Passing Song

  • Albert Pinkham Ryder, Passing Song, before 1902, oil on wood, Smithsonian American Art Museum, Gift of John Gellatly, 1929.6.103

Luce Center Label

In the mid-1890s, Albert Pinkham Ryder was infatuated with a voice he heard in his apartment building. He found the woman who was singing and immediately asked her to marry him. His friends intervened, saying that the woman was unsuitable, but Ryder immortalized the event by painting images of beautiful women bewitching men with their songs. In Passing Song the sailor wants to approach the woman but is unable to turn his rudderless boat as it drifts away with the current. This helpless figure probably symbolizes the artist, who felt passionately about women and fell in love easily, but never married. (Broun, Albert Pinkham Ryder, 1989)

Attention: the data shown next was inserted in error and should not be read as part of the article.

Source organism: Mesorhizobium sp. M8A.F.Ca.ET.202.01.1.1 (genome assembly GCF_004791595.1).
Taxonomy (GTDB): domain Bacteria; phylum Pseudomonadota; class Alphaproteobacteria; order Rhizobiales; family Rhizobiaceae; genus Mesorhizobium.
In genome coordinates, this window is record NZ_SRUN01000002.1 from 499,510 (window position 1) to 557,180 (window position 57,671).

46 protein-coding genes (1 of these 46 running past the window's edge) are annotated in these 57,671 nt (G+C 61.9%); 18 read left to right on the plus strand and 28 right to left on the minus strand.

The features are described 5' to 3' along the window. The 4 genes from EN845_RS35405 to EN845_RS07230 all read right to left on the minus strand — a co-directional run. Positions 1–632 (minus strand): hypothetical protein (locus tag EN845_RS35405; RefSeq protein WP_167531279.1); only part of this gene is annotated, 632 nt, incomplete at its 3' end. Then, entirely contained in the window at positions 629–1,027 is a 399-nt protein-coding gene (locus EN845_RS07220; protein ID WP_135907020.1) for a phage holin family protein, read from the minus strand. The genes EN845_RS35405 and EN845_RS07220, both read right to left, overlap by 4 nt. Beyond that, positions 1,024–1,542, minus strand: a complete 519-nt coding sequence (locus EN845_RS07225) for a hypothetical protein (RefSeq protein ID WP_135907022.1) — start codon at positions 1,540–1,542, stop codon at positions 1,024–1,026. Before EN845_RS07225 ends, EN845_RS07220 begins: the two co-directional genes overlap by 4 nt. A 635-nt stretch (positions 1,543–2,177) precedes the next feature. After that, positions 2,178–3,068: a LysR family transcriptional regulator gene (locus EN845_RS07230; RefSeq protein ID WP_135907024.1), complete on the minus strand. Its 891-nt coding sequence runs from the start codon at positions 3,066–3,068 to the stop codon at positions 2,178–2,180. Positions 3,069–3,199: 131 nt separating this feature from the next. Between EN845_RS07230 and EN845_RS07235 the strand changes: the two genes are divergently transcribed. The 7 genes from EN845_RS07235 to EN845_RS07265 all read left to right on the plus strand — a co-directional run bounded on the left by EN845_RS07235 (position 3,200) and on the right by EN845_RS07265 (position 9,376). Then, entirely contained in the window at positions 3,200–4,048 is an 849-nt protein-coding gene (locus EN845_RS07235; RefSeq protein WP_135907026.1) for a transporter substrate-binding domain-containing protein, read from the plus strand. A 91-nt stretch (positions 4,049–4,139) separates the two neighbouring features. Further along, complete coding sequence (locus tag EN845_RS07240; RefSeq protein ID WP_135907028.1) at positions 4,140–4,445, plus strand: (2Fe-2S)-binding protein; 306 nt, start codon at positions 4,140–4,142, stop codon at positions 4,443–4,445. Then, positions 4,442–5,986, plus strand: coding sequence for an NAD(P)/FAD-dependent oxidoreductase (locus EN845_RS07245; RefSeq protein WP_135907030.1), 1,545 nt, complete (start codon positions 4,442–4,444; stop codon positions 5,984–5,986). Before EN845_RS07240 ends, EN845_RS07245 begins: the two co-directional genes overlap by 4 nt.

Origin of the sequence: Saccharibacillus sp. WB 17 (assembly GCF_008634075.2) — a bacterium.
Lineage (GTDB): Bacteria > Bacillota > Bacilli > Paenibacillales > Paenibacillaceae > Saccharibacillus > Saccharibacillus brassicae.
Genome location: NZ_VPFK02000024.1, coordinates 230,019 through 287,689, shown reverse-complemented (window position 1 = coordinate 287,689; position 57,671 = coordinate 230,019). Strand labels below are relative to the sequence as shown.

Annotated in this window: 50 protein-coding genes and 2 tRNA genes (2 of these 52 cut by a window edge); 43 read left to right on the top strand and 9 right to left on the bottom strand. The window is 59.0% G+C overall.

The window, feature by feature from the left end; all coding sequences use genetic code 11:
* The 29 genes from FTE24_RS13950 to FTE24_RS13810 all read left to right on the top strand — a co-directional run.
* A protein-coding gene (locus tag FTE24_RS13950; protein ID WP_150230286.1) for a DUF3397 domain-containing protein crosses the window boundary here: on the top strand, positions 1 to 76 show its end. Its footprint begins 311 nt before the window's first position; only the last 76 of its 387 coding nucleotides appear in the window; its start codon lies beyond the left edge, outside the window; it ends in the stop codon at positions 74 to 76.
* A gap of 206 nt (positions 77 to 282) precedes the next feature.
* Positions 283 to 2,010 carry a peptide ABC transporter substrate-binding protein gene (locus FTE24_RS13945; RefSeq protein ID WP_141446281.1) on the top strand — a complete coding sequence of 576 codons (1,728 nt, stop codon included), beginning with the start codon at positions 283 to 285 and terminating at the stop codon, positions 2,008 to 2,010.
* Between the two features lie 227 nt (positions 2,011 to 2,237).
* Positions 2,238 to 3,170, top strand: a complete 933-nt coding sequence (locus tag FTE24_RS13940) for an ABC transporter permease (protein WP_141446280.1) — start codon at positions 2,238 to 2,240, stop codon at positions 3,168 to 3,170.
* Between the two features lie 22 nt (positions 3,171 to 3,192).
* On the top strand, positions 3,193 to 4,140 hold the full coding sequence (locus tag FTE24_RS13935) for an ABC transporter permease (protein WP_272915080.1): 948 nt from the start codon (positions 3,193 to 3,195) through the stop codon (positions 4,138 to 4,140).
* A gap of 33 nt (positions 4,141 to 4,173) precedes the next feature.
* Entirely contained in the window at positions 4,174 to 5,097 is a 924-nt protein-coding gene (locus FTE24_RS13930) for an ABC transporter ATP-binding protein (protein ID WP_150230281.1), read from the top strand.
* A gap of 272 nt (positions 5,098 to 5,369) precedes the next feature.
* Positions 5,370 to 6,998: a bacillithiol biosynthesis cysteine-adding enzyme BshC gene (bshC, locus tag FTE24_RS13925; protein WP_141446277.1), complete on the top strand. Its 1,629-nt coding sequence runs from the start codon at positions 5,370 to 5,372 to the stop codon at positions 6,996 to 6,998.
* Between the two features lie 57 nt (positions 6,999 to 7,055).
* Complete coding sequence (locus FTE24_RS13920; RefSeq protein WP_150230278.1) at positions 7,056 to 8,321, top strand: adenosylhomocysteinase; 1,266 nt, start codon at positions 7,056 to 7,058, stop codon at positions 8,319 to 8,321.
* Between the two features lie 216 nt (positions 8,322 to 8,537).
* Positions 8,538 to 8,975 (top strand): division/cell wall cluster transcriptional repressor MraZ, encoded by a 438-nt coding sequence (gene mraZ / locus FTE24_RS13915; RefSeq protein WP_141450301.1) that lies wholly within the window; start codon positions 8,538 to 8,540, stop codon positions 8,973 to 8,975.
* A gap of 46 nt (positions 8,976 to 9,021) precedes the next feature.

Luce Object Quote

"By a deep flowing river

There's a maiden pale,

And her ruby lips quiver

A song on the gale,

A wild note of longing

Entranced to hear,

A wild song of longing

Falls sad on the ears."

Albert Pinkham Ryder, quoted in Broun, Albert Pinkham Ryder, 1989

Title
Passing Song
Artist
Date
before 1902
Location
Dimensions
8 1/2 x 4 3/8 in. (21.6 x 11.1 cm)
Credit Line

Smithsonian American Art Museum

Gift of John Gellatly

Mediums
Mediums Description
oil on wood
Classifications
Keywords
  • Waterscape – boat
  • Performing arts – music – voice
  • Landscape – coast
  • Figure female
  • Landscape – water
Object Number
1929.6.103
Palette
Linked Open Data
Linked Open Data URI
Audio

Passing Song
about 1840, oil on canvas

ALBERT PINKHAM RYDER
Born: New Bedford, Massachusetts 1847– Died: New York, New York 1917

More from artist

More Artworks from the Collection